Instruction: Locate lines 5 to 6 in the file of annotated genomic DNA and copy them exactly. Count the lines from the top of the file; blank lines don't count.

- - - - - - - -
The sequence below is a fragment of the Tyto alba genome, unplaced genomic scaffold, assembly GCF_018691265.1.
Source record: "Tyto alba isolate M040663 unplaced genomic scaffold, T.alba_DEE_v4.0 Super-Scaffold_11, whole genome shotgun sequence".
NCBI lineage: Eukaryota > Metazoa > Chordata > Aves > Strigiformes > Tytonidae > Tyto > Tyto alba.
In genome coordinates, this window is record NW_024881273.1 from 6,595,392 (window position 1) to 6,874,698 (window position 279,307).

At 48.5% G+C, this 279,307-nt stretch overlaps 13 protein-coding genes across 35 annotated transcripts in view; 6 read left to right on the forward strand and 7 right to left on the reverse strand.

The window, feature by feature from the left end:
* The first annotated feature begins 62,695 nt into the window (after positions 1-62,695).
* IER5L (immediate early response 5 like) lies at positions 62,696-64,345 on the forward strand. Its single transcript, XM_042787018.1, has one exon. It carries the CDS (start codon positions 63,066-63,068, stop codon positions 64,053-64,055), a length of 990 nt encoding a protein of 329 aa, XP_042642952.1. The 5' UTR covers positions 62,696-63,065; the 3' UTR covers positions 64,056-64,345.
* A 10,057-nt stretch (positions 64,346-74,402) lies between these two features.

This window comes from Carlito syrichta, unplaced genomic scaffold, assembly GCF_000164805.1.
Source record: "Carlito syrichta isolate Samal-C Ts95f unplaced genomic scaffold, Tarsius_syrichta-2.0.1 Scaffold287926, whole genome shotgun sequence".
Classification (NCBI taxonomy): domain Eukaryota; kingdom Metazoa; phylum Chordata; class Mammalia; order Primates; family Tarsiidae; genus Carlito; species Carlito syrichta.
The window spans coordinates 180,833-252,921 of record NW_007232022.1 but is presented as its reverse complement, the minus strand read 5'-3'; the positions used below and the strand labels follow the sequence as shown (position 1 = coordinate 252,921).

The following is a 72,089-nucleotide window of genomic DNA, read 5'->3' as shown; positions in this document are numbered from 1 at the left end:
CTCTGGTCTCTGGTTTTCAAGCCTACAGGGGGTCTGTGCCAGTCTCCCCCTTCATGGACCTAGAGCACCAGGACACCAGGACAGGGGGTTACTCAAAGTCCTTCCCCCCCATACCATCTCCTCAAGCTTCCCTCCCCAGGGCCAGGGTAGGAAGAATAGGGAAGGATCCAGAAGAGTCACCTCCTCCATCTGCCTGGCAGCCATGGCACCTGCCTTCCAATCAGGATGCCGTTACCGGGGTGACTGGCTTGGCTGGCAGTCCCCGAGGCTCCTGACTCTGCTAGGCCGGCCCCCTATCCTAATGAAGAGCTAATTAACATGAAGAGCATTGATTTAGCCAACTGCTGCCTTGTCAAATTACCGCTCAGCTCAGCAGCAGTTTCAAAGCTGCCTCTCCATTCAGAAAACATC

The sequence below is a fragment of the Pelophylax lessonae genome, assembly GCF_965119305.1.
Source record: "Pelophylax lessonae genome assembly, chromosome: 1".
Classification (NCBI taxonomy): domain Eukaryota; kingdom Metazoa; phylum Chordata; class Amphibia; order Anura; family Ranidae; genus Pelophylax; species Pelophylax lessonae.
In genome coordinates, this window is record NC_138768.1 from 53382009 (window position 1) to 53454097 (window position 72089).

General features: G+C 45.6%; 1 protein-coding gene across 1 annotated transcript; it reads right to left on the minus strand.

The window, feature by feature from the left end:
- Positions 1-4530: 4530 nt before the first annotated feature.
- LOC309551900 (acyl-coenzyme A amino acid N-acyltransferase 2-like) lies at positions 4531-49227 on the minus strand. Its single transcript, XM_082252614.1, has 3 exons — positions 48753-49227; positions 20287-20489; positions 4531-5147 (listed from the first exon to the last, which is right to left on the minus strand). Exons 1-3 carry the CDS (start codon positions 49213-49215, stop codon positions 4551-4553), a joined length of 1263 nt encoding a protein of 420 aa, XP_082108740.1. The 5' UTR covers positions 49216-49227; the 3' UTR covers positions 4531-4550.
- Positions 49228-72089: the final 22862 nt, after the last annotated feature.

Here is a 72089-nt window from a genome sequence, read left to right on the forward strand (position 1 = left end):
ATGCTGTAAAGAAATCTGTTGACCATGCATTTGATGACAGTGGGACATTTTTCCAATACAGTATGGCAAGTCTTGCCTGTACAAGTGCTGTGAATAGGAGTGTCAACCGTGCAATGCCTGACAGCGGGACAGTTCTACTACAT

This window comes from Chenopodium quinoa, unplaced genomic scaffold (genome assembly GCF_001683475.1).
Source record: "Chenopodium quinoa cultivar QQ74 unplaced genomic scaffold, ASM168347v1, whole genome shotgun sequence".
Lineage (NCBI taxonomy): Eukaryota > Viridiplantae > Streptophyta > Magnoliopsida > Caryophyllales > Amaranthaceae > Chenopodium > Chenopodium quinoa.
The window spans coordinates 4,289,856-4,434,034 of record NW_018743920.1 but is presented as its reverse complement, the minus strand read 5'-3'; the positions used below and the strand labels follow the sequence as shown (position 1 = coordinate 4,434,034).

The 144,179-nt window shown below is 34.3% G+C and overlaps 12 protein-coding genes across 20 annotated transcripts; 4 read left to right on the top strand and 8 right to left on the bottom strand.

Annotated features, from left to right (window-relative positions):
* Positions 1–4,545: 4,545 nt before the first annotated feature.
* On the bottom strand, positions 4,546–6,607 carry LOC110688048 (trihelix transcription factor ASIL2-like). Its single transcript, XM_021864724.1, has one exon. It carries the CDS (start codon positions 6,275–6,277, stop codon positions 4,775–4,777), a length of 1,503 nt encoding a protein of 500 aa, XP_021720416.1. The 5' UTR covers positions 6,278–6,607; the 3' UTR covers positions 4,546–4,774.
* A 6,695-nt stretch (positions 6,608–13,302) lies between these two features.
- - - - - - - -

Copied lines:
At 48.5% G+C, this 279,307-nt stretch overlaps 13 protein-coding genes across 35 annotated transcripts in view; 6 read left to right on the forward strand and 7 right to left on the reverse strand.

The window, feature by feature from the left end: